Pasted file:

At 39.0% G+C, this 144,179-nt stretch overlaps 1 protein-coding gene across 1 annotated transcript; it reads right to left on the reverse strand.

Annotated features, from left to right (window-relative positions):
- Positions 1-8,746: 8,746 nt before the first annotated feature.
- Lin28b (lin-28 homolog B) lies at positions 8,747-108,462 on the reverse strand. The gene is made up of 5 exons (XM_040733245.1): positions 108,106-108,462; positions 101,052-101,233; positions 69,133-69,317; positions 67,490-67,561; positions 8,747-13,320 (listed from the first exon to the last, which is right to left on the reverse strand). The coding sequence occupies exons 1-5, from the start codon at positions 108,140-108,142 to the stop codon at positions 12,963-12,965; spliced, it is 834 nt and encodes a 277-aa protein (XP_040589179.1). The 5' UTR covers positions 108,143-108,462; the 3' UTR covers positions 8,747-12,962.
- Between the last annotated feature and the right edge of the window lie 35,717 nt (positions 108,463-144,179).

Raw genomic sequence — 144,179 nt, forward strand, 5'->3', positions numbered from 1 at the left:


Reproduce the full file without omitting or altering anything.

At 39.0% G+C, this 144,179-nt stretch overlaps 1 protein-coding gene across 1 annotated transcript; it reads right to left on the reverse strand.

Annotated features, from left to right (window-relative positions):
- Positions 1-8,746: 8,746 nt before the first annotated feature.
- Lin28b (lin-28 homolog B) lies at positions 8,747-108,462 on the reverse strand. The gene is made up of 5 exons (XM_040733245.1): positions 108,106-108,462; positions 101,052-101,233; positions 69,133-69,317; positions 67,490-67,561; positions 8,747-13,320 (listed from the first exon to the last, which is right to left on the reverse strand). The coding sequence occupies exons 1-5, from the start codon at positions 108,140-108,142 to the stop codon at positions 12,963-12,965; spliced, it is 834 nt and encodes a 277-aa protein (XP_040589179.1). The 5' UTR covers positions 108,143-108,462; the 3' UTR covers positions 8,747-12,962.
- Between the last annotated feature and the right edge of the window lie 35,717 nt (positions 108,463-144,179).

Raw genomic sequence — 144,179 nt, forward strand, 5'->3', positions numbered from 1 at the left: